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Fako Chiefs Retake Stool In SWECC 

By Isidore Abah

Traditional rulers of Fako Division in the Southwest Region have back-pedalled on their decision to breakaway from the mother organisation, the Southwest Chiefs’ Conference, SWECC.

The Chiefs took the decision on Monday, April 28, in Buea, during a reconciliation meeting between SWECC executive led by its interim President, Fon Kemtenji, and the disgruntled Chiefs who had assembled under the Fako Chiefs’ Conference, FCC.

Fon Kemtenji said the presence and contributions of Fako Chiefs within SWECC was indispensible, especially at a time when SWECC was trying to build a formidable Chiefs’ conference with the aim of restoring the respect and dignity of traditional rulers, and redeem their battered image in the face of their subjects.

The Fon of Bechati in Lebialem Division asserted that in order to build such an association of reputable custodians of cultures and traditions, it was imperative for all the traditional rulers to put hands on deck, fight a common cause and stop fighting among themselves.

Threat To Secede

It would be recalled that the threat by the faction of Fako Chiefs to break away from SWECC on February 26 was triggered by a plethora of factors amongst which was ‘greed for money’ being fallout from the 50th Anniversary Celebrations of Reunification in Buea, when President Biya and his wife reportedly ‘dashed’ the Southwest Chiefs and their wives cash amounting to FCFA 25 million.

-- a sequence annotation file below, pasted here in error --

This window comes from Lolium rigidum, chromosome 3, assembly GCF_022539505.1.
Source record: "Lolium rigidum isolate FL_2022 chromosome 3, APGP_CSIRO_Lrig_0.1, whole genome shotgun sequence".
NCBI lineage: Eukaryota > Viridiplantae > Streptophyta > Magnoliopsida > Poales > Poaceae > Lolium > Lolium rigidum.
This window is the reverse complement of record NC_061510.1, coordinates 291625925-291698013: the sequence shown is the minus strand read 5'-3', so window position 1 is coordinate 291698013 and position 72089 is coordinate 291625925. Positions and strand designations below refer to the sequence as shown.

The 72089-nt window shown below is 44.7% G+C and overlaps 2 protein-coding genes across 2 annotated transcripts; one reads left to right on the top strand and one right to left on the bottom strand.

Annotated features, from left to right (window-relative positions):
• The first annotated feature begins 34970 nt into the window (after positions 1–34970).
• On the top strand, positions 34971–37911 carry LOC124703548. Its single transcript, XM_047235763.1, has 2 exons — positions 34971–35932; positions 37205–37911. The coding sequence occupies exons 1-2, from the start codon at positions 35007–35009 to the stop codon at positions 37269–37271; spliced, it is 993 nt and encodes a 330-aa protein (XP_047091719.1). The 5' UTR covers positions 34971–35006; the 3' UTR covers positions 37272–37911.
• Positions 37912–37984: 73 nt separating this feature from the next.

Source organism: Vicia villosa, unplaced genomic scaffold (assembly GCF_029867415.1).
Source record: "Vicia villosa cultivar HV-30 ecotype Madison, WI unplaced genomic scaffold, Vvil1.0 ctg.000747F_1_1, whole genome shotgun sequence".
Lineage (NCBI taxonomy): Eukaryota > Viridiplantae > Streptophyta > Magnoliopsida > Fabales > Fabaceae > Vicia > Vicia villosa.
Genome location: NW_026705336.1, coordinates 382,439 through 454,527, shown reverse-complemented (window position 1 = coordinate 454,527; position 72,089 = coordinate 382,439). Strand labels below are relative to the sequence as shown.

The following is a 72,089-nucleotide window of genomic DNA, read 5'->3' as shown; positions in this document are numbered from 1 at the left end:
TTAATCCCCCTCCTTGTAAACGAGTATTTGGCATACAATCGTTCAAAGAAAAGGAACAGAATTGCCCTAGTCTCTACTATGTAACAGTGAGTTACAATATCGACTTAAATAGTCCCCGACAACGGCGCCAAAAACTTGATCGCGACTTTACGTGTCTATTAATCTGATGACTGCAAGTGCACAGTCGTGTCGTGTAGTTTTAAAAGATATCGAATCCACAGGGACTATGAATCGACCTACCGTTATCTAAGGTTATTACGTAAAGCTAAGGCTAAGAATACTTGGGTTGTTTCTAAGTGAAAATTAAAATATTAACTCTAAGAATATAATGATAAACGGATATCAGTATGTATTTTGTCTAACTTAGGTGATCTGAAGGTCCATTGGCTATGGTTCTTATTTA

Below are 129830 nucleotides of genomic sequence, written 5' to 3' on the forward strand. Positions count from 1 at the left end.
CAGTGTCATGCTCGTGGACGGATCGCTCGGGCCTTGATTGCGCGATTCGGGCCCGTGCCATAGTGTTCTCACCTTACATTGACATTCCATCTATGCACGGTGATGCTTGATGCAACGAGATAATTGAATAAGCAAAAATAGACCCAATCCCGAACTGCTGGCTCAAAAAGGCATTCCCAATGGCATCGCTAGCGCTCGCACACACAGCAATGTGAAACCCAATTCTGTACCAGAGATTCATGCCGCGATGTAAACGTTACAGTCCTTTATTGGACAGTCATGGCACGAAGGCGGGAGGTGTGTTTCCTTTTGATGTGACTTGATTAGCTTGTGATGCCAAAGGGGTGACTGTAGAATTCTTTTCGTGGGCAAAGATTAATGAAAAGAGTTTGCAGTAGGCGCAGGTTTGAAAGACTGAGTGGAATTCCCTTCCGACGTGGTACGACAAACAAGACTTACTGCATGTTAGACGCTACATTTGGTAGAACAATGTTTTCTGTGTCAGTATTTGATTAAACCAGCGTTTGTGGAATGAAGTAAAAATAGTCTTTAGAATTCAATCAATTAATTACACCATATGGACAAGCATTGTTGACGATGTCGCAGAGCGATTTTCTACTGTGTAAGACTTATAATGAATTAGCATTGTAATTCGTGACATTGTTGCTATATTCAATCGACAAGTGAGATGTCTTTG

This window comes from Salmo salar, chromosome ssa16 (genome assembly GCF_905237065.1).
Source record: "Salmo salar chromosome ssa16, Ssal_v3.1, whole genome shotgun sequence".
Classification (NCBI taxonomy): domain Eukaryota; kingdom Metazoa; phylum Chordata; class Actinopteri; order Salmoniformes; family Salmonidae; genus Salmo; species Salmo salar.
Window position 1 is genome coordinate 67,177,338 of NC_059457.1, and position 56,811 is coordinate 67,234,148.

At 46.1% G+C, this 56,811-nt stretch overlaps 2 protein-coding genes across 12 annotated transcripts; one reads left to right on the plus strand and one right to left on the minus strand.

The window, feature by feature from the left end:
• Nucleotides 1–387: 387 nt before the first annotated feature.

While the Chiefs were to share FCFA 15 million, their wives had FCFA 10 million to ‘play’ with. However, the FCFA 15 million became the bone of contention that fuelled resentment in the traditional rulers. 

Rumours were rife that immediately the FCFA 25 million was handed to the SWECC executive, some of its members under the guise of the ‘College of Wise Men’ immediately “wisely” shared out FCFA 1 million among themselves. This reportedly angered the Fako Chiefs who saw it as unfair, given that the money was meant for all the Chiefs and not some select “wise” individuals. 

Another spice in the FCFA 25-million-yarn was some FCFA 3.5 million that went missing.